the first rule of men’s group is you do not talk about men’s group. i prefer to think about it as maintaining the near confessional like sanctity of a safe space.
as part of this emotional module upgrade process, i’ve been going to a men’s gathering / support group for the last eight or nine weeks. Perhaps more.
for those interested in the men’s movement, there are a number of streams out there ranging from men’s rights groups (which themselves range from scary balaclava types to concerned single parent lobby groups) to iron john groups of forest gatherings, sweat lodges and drumming weekends to pro-feminist men’s groups to any combination in between.
I shall leave it as an exercise to the reader to guess which type(s) I attend.
I’ve always found the company of other men to be challenging. To the extent that I do not trust people in general, I trust men less and tend to generally view them, especially if they are older, as threats or competition. Working in a predominantly male environment that is quite hierarchical hasnt helped me any. At the same time, the esteem and regard of other men is quite important to me. The dissonance this produces means that I have few male friends (although the gender split of my very close, inner circle type friends is quite even).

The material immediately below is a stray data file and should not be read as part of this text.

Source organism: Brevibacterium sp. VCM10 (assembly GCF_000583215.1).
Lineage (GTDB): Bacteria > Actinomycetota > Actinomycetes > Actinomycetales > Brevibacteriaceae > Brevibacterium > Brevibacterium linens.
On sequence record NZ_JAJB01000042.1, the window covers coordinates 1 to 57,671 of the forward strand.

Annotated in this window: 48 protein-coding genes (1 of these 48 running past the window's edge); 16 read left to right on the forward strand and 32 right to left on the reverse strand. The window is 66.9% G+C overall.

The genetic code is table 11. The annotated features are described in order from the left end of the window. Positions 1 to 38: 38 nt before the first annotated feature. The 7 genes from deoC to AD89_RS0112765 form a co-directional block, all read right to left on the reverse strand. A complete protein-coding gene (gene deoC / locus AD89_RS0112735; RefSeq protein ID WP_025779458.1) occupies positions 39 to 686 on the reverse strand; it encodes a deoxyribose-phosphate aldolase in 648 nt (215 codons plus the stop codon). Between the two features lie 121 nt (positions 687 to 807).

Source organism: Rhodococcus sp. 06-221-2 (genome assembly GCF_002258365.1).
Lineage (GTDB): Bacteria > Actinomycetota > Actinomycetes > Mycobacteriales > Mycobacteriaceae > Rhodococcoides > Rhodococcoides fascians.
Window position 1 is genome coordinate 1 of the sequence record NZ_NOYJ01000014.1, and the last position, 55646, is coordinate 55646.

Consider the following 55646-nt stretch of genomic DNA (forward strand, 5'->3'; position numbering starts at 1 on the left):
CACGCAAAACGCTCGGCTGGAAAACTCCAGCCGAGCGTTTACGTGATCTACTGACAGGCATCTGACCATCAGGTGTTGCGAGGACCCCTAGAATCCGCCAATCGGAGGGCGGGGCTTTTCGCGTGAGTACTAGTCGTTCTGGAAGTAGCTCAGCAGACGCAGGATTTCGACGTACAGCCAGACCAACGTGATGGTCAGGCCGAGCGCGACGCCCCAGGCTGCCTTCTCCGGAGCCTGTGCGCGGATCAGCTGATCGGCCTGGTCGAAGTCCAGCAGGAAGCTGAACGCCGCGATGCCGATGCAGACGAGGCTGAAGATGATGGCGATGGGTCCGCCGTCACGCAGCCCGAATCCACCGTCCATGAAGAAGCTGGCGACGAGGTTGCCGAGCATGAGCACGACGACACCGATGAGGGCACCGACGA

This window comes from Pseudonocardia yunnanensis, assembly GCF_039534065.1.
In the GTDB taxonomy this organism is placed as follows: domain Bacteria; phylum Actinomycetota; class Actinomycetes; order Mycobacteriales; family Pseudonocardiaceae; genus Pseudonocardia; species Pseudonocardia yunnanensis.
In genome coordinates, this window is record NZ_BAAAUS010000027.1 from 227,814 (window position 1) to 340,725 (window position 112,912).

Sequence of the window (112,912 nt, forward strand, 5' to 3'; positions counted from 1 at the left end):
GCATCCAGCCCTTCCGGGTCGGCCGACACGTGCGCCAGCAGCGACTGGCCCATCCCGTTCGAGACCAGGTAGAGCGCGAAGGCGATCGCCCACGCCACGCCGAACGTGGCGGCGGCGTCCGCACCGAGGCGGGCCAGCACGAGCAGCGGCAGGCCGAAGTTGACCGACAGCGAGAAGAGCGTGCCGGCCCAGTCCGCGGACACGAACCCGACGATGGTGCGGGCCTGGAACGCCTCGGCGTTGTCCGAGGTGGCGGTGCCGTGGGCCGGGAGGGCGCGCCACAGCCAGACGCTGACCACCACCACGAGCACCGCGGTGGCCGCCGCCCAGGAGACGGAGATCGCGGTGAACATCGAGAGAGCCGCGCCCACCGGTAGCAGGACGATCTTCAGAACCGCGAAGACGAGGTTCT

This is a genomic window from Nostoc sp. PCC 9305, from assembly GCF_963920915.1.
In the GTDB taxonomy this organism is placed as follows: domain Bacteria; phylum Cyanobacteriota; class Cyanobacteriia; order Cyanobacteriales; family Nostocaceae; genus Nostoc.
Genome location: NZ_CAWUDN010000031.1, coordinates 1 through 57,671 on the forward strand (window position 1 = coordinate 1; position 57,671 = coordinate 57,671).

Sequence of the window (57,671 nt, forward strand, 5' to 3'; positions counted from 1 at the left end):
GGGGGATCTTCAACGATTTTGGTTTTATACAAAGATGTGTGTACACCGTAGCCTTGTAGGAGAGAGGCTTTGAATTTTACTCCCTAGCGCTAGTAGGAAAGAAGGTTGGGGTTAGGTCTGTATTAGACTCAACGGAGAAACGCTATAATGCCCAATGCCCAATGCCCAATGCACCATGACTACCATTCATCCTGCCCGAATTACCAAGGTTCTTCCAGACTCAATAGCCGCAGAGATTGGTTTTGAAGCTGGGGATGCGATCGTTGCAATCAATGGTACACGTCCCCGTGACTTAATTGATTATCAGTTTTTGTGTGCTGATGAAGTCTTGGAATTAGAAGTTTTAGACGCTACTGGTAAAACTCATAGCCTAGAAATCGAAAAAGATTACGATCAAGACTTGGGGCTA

Going to the group has been good in that I’ve begun to enjoy and relax in the company of men who are neither friends or workmates. Hearing their stories and life experiences, observing their different personalities interacting and seeing how conflict and competition (albeit on a very minor level) is handled has been comforting and enlightening. And seeing as I generally take a long time to warm to anyone, especially men, I’ve found, to my pleasant surprise, that I am fond of many of the men in the group already.